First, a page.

Fans of Mary Shelley’s Frankenstein or anyone interested in gothic horror, This Dark Endeavor is for you. Kenneth Oppel, of the popular Silverwing series, imagines the tumultuous teenage years of Victor Frankenstein and how tragic events turned him to dark alchemy and an obsessive search to create life. Characters from the original, such as Elizabeth and Henry Clerval are all present and important here, but the new addition is Victor’s twin brother, Konrad. Konrad is caring and thoughtful while Victor is headstrong and rash, and, as you can imagine, this leads to conflict. However, there is lots of love between the brothers as evidenced by Victor’s determination to save Konrad when he falls deathly ill.
The main plot revolves around obtaining the three ingredients needed to complete an Elixir of Life for Konrad, and this is where I have my biggest problem. While the three steps motif is common in fantasy, in this case it feels overused and unimaginative. The trials they go through to obtain the first two ingredients exist for something exciting to happen, rather than to reveal character. The outcome is predictable and scenes lose tension.
The strength of this system is that for the third and final ingredient, there is no guarantee that it will be found or administered correctly. Most importantly, there is a strong emotional element tied to the action, as there always should be, creating the suspense that powers the last act of the book. I’ve heard that this book is already being optioned for a movie and with the spectacular action here, I can see why.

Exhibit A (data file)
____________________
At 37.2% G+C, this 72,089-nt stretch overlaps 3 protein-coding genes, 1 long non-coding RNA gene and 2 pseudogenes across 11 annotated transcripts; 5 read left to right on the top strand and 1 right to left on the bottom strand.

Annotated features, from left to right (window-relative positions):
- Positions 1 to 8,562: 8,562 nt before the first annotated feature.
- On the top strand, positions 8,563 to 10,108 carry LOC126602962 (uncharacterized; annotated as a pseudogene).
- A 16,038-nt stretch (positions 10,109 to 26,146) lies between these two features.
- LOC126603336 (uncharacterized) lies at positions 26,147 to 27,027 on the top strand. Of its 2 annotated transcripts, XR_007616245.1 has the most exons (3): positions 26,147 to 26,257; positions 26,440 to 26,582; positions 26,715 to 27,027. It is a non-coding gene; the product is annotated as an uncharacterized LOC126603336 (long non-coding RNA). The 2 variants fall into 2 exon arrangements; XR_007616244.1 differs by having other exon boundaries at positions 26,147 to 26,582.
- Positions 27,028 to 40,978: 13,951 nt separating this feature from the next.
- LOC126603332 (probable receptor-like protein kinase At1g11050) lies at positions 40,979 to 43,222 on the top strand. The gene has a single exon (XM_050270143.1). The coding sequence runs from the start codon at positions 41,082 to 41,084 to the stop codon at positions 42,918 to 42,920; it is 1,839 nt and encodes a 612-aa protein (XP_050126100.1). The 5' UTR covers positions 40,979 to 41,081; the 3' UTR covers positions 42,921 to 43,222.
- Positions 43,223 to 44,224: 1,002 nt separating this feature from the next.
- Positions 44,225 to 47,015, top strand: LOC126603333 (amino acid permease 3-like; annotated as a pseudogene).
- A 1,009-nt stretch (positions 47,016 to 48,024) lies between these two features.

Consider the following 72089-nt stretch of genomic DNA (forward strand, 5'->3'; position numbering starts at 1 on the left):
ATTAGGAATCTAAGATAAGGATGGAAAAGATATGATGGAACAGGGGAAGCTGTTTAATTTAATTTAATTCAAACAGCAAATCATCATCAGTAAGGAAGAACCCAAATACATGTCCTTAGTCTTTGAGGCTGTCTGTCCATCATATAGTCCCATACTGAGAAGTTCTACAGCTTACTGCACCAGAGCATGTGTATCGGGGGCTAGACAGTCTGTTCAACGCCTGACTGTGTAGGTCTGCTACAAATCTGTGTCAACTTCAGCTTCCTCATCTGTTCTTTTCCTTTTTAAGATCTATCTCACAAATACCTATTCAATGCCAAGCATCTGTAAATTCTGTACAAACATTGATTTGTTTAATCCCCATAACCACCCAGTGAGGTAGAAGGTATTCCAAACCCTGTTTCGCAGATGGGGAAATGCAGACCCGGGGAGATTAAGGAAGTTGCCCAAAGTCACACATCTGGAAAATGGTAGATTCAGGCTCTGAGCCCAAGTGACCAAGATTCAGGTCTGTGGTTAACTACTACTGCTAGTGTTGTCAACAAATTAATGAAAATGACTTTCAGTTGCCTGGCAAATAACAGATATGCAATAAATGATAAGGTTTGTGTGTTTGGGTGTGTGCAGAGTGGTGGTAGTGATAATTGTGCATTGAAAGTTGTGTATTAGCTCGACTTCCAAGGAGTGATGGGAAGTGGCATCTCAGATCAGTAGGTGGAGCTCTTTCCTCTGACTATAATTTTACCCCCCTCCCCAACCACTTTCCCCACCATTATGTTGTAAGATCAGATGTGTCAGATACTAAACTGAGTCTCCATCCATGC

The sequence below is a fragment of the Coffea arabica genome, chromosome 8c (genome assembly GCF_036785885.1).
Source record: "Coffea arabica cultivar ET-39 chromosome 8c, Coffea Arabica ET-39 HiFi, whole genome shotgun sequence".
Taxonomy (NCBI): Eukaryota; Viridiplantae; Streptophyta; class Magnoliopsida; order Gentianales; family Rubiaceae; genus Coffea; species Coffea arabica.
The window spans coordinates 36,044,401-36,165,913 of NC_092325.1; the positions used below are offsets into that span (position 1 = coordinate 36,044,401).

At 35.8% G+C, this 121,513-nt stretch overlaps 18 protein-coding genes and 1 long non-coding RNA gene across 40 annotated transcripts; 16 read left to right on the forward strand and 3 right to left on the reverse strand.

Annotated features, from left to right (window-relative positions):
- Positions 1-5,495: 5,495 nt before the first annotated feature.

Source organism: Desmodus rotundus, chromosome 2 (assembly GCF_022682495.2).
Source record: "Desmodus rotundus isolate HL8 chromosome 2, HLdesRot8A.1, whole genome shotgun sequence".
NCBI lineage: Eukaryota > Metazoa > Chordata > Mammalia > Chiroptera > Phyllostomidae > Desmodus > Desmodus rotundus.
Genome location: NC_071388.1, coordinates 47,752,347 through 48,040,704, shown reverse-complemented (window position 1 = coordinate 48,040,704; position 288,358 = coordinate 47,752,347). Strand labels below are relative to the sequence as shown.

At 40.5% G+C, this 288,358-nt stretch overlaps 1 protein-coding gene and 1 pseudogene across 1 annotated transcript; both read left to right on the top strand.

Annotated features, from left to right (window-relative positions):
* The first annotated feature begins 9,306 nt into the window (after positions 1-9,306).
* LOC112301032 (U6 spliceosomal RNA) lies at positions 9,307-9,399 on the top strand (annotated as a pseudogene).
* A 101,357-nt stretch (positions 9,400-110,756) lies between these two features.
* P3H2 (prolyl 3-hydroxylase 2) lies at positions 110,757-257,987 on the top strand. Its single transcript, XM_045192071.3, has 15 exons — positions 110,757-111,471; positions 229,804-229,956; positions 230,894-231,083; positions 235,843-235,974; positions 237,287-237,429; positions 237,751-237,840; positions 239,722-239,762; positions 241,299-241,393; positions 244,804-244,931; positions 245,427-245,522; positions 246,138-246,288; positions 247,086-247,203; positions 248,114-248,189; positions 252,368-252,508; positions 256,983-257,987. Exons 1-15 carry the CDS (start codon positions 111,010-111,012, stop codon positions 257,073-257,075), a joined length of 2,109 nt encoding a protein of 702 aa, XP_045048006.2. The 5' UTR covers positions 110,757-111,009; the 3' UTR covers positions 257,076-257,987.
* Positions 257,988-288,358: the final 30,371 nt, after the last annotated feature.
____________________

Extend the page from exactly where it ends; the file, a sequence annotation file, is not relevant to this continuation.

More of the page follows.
Unfortunately, the final few pages leave a lot to be desired. Anyone who’s read the real Frankenstein, and probably those who haven’t, can take a stab at the ending, but the how is often more important than the what. In this case, the end felt rushed and unresolved.
You can’t, however, fault Oppel on his prose. The descriptions of Geneva’s mountains and lakes paint a pretty picture, while Chateau Frankenstein is dutifully ominous. The dialogue has a satisfying Old English sound, but is easy to understand without being anachronistic. The book finds its legs working with the dark tone expected of gothic horror.
In addition, the characters are well drawn, with clear motivation and thought behind their actions. There is the subplot of a love triangle between Konrad, Victor, and Elizabeth, which in lesser hands could have been boring, but with Oppel succeeds because the characters are so well defined.
Outside of the main plot, the book covers a lot of ground in a few pages. There are ruminations on science, religion, obsession, family, and love. Oppel never takes a clear stand on the issues, and truthfully doesn’t have much original to say, but it is nice to see the book have some ambitions besides being spooky.
Bottom line: Yes it’s predictable, but the writing rests solidly on an eerie atmosphere and well drawn characters. A nice companion piece to the Mary Shelley classic.
Evan is a learning teenage writer whose ambition is to become a film director someday, but not until he’s published a few books first. In the meantime, he spends his time playing drums in his jazz band 3 AM Groove, writing for the school paper, building sets on stage crew, and trying to perfect his 100 greatest movies of all time list. He does not like long walks on the beach.